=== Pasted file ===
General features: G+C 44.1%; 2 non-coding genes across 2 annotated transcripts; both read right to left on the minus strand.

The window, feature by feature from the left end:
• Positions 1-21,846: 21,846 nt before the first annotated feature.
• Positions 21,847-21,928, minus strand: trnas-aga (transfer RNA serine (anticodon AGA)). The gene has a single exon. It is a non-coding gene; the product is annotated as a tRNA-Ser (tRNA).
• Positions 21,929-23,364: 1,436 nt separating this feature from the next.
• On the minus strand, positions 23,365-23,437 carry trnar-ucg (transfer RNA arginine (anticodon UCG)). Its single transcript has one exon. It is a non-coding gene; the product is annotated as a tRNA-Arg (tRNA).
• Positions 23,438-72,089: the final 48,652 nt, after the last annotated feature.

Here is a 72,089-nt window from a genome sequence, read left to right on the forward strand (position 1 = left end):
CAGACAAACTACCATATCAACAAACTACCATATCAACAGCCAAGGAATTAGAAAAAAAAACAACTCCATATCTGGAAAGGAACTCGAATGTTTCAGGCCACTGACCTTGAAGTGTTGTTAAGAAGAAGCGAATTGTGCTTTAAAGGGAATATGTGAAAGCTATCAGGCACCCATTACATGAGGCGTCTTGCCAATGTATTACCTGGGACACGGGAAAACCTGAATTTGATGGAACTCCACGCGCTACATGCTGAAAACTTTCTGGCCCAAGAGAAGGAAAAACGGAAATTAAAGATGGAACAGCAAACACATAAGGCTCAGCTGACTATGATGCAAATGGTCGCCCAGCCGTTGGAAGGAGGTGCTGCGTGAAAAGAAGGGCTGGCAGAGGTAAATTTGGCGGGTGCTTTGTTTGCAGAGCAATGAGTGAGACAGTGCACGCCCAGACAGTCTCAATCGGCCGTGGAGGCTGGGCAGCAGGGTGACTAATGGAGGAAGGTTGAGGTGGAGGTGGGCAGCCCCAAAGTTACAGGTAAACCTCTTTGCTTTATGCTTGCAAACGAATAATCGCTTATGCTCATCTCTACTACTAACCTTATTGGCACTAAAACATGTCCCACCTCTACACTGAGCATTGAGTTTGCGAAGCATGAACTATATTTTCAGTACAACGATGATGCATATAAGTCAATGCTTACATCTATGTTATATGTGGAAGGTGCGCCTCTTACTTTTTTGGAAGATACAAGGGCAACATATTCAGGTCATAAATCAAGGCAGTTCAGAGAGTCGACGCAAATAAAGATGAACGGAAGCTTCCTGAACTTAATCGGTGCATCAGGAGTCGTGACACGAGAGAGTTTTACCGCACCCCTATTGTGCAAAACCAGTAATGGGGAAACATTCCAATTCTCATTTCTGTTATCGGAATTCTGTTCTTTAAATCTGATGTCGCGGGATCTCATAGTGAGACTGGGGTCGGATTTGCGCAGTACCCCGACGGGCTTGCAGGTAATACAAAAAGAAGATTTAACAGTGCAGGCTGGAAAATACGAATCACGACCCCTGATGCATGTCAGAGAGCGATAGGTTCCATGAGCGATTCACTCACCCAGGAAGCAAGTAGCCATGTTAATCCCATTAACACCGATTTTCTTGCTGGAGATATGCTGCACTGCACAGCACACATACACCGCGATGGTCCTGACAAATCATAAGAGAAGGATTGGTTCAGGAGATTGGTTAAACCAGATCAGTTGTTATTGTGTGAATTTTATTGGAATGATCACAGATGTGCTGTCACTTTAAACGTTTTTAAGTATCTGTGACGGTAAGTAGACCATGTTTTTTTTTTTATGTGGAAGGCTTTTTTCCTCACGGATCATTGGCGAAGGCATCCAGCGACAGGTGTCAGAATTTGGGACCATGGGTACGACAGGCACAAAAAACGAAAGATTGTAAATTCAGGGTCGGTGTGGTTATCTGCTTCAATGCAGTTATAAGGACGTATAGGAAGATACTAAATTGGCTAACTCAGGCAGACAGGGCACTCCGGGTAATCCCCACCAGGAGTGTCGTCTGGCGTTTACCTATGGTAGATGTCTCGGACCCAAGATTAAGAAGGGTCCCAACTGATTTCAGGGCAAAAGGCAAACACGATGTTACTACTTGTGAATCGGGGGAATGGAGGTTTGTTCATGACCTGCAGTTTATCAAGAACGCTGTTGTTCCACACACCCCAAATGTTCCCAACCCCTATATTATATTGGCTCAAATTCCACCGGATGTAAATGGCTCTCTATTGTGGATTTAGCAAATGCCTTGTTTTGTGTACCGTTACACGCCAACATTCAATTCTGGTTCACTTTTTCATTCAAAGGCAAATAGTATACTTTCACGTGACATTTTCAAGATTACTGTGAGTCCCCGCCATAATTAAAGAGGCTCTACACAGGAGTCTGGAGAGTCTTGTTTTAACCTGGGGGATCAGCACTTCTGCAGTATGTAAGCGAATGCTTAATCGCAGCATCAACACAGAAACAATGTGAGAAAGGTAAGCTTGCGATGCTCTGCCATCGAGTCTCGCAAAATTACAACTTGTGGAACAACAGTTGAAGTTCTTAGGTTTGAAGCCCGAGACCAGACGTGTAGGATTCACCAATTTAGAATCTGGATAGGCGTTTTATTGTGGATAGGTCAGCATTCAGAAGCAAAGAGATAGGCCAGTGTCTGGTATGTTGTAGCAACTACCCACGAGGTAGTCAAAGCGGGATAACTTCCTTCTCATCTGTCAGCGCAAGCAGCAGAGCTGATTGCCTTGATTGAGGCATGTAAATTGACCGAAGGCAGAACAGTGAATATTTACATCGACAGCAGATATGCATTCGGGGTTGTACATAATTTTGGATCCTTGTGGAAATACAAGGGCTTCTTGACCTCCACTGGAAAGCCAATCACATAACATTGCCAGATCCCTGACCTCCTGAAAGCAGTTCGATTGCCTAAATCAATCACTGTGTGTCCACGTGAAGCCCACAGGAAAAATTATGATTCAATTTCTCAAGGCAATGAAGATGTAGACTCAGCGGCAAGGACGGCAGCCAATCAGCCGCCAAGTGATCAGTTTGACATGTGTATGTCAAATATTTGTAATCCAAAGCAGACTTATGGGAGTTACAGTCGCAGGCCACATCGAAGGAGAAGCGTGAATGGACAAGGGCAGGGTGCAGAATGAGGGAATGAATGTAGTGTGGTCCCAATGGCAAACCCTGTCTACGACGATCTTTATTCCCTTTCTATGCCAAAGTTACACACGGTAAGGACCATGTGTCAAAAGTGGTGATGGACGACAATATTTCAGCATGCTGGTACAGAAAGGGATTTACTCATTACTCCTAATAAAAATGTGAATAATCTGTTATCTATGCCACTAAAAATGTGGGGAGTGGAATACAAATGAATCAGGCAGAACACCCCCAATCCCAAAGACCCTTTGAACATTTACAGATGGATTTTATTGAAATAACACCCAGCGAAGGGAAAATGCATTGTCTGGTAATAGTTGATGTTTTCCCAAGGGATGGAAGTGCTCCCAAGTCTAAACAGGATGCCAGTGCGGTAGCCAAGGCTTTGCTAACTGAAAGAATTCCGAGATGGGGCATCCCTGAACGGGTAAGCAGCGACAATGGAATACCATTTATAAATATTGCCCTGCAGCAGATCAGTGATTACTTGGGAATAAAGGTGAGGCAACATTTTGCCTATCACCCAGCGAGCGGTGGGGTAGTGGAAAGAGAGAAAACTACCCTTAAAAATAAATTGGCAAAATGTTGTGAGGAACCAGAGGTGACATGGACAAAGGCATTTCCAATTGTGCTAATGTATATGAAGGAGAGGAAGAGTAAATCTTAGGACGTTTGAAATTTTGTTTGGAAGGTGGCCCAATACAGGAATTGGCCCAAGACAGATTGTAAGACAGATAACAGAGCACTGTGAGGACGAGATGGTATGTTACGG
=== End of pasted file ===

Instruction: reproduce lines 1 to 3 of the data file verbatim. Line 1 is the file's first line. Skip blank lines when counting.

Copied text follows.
General features: G+C 44.1%; 2 non-coding genes across 2 annotated transcripts; both read right to left on the minus strand.

The window, feature by feature from the left end:
• Positions 1-21,846: 21,846 nt before the first annotated feature.